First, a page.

Since Stephen's courtship of Sherry would be common gossip by morning, and his betrothal a fact by the end of the week, Stephen saw no reason to conceal what had been on his mind. "As a matter of fact—" he began, when he suddenly thought to glance at a clock. Three hours had passed already. "I'm late!" he said, startling the others as he shoved his cards back into the center, and abruptly stood up. "If I'm not inside Almack's before eleven, they'll have locked the damned doors."

Three astounded males watched his retreating shoulders as Stephen stalked swiftly out of the club—evidently in a hurry to reach a destination that no man of sophistication or maturity ever set foot in willingly, let alone anxiously. The thought of Stephen Westmoreland willingly setting foot in that place with its ballroom filled with blushing misses fresh from the schoolroom and eager to snag an eligible husband was utterly ludicrous. Baskerville spoke first. "Egad!" he breathed, looking around at the others in stunned horror, "did Langford say he was bound for Almack's?"

The Marquess of Wakefield tore his amused gaze from the doorway and looked at the others. "That's what I heard."

The Duke of Hawthorne nodded, his voice dry. "Not only did I hear him say Almack's, but I noticed he seems to be in rather a hurry to get there."

"He'll be lucky if he gets out of there alive," Jason Fielding joked.

"And still a bachelor," Jordan Townsende agreed grinning.

"Poor devil!" said Baskerville in a dire voice. Shaking his head, he departed to join some acquaintances at the hazard table—and to share the highly diverting information that the Earl of Langford had rushed off in order to make it into the "Marriage Mart" before the doors were closed.

The consensus of opinion among the hazard players, who were throwing dice on long tables with high wooden sides, was that Stephen had yielded to the deathbed wish of a dying relative to appear at Almack's on behalf of some young chit to whom the dying person was related.

At the green felt-covered faro tables, where gentlemen were placing bets on what card a dealer was going to draw, face up, from a box, the general opinion was that the unfortunate Earl of Langford had lost a wager that required him to spend a night at Almack's as his noxious forfeit.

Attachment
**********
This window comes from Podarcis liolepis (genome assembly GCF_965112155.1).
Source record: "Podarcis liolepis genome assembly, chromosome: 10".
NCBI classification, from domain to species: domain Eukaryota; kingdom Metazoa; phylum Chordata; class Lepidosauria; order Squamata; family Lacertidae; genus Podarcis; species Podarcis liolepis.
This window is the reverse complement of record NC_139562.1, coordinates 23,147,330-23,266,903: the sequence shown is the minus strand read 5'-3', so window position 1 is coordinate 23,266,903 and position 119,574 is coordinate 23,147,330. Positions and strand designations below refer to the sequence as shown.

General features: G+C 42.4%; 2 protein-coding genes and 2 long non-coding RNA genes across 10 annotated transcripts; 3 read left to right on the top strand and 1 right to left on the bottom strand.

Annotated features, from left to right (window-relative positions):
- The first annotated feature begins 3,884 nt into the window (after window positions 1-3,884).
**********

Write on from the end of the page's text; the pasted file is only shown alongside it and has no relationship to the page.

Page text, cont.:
Gentlemen who were playing even-odd, wagering on the numbers most likely to appear when the rotating even-odd wheel came to a stop, were of the opinion that Baskerville had lost his hearing.

Whist players, concentrating on the cards they held, were of the opinion that Baskerville had lost his mind.

But whatever opinion the particular individual held, his reaction was always the same as everyone else's: hilarity. In every one of The Strathmore's rooms, the refined atmosphere was repeatedly disrupted by loud guffaws, hearty chuckles, and snorts of laughter as word circulated from member to member, and table to table, that Stephen Westmoreland, Earl of Langford, had gone to Almack's for the evening.

32

It was five minutes past eleven of the clock when Stephen strode swiftly past the two chagrined young bucks who were retreating to their carriages after having been turned away by Lady Letitia Vickery for failing to arrive before eleven. The patroness was in the act of closing the door when Stephen called out to her in a low, warning voice, "Letty, don't you dare close that damned door in my face!"

Bristling with affront, she peered into the darkness beyond the lighted entry, as she swung it closed. "Whoever you are, you are too late to enter."